Approaches for biomarker discovery for clinical application. Cancer cell signatures can serve as biomarkers in clinical cancer research for risk assessment, detection, diagnosis, and prognosis, and for determining response to treatment. These biomarkers can be analyzed by high-throughput genomic, proteomic, and metabolomic technologies.

Traditionally, biomedical research has been hypothesis-driven; investigators put forth hypotheses and design experiments to test them. Recent advances in high-throughput technologies have given rise to more technology-driven research. Rather than putting forth a hypothesis, investigators apply high-throughput methods to biological systems and look for interesting results that could lead to hypothesis generation for further testing. For example, using microarrays containing thousands of different cDNAs, it is possible to look for differences in gene expression in cancerous versus normal tissue. Both hypothesis-driven and technology-driven approaches are applicable to biomarker discovery.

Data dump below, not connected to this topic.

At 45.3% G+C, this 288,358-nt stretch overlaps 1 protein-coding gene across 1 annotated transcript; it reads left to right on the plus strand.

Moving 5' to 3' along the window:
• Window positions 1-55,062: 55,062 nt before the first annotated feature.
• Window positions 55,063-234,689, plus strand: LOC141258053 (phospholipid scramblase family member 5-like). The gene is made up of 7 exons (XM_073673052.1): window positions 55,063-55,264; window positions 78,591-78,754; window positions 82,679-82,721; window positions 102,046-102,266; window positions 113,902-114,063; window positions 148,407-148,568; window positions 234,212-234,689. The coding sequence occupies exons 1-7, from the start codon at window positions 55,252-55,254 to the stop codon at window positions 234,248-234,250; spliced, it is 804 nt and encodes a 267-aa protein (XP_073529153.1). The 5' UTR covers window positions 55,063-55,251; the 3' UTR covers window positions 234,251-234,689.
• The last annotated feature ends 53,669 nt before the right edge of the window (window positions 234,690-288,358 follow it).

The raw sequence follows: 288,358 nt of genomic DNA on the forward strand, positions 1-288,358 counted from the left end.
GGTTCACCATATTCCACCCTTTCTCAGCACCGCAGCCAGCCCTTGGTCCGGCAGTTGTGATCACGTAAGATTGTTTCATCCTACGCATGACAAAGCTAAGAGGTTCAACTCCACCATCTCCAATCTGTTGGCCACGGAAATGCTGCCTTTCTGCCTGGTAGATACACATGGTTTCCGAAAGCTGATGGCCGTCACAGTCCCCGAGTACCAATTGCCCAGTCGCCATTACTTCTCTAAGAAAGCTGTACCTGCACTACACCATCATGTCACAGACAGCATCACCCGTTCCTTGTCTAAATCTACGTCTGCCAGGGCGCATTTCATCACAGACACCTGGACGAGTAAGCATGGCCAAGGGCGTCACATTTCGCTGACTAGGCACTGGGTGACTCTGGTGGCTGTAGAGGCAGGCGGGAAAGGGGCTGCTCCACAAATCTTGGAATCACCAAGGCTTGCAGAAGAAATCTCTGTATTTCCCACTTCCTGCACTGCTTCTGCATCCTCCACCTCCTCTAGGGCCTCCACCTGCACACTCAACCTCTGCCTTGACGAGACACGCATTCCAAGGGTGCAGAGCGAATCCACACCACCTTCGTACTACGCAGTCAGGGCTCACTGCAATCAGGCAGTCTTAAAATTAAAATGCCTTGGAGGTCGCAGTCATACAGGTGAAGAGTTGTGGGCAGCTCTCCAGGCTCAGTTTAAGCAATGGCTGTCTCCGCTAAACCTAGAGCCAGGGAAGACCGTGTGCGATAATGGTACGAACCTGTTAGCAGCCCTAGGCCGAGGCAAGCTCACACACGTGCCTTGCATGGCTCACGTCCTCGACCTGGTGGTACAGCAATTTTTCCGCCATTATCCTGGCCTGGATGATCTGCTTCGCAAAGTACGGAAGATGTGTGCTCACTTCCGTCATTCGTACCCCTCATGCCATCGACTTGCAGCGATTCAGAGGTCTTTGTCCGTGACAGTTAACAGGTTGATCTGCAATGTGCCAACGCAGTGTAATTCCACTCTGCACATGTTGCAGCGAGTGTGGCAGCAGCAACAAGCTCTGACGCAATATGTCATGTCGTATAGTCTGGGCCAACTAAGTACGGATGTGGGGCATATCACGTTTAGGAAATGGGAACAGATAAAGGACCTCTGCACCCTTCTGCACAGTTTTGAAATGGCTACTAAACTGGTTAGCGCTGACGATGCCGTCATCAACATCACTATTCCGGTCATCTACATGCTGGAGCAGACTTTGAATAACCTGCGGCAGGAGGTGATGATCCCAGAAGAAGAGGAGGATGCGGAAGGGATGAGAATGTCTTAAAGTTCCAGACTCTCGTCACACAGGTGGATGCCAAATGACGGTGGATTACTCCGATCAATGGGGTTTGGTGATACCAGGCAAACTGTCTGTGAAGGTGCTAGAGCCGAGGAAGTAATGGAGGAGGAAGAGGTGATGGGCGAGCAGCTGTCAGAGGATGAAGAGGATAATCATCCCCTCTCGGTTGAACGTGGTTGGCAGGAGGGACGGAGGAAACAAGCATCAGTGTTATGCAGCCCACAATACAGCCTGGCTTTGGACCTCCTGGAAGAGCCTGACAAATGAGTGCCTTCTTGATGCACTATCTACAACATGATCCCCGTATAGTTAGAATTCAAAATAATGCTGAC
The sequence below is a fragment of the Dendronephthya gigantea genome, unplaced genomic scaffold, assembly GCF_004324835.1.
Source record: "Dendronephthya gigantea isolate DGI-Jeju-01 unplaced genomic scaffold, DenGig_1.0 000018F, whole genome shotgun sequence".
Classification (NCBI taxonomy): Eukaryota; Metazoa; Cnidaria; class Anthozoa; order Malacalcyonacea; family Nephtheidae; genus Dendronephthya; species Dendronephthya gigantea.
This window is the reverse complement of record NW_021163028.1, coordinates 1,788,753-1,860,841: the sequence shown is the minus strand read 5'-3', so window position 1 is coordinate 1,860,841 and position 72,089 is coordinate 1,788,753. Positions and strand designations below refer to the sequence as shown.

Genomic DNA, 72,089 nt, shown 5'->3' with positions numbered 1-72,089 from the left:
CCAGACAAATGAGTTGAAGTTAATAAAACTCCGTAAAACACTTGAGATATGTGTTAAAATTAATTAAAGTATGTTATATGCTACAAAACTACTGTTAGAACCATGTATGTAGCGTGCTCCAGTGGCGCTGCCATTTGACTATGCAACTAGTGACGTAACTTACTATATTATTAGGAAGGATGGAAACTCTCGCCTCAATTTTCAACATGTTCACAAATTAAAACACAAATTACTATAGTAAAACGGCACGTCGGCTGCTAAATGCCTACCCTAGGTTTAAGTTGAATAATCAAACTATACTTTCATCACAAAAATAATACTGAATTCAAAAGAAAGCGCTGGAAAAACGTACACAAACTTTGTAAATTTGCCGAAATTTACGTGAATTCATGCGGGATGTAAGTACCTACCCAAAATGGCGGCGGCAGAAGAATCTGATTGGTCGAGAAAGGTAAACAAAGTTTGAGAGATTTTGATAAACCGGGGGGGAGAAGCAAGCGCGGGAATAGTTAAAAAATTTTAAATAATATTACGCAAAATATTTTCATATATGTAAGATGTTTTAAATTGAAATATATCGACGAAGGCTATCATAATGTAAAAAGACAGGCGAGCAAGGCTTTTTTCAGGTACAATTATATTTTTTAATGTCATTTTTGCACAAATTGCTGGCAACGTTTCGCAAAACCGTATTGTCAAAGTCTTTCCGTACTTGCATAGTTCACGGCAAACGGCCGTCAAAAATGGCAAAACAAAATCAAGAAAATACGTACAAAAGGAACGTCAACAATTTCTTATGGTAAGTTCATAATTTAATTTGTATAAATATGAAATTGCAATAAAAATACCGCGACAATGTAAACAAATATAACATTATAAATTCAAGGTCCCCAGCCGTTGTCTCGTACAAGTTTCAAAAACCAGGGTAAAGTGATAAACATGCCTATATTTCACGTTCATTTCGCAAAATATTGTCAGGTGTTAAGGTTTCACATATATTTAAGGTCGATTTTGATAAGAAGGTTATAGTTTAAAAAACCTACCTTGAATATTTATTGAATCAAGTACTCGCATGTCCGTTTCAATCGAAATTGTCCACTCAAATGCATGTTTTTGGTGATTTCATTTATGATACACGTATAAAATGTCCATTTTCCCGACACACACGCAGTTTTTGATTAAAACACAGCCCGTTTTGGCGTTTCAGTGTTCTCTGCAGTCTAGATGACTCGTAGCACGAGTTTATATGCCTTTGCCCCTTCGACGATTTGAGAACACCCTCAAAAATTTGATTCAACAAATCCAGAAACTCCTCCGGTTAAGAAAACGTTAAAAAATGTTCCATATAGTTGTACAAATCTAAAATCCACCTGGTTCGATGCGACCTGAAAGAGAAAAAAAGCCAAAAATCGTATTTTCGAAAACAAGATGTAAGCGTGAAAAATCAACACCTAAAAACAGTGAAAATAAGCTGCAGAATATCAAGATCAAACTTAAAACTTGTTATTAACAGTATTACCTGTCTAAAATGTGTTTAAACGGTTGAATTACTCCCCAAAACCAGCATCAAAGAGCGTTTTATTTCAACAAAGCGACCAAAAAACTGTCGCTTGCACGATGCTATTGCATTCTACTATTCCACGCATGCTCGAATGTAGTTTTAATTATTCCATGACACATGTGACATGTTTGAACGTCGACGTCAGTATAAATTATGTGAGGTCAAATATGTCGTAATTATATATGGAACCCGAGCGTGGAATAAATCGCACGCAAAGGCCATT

Platforms for Biomarkers Analysis

Genomic Technologies

Genomic technologies allow the determination and monitoring of genetic factors that underlie carcinogenic transformation and genetic alterations caused by environmental agents. Commonly used genomic technologies include DNA microarrays, PCR-based assays, and fluorescence in situ hybridization (FISH). Advantages of these genomic approaches include the existence of a number of high-throughput robust assay methods and the ability to amplify specific DNAs and RNAs that may exist in very low concentrations in the specimens. DNA-based biomarkers include genetic mutations, loss of heterozygosity (LOH), microsatellite instability (MSA), and DNA methylation. RNA-based biomarkers are mostly mRNAs found in tissues and bodily fluids.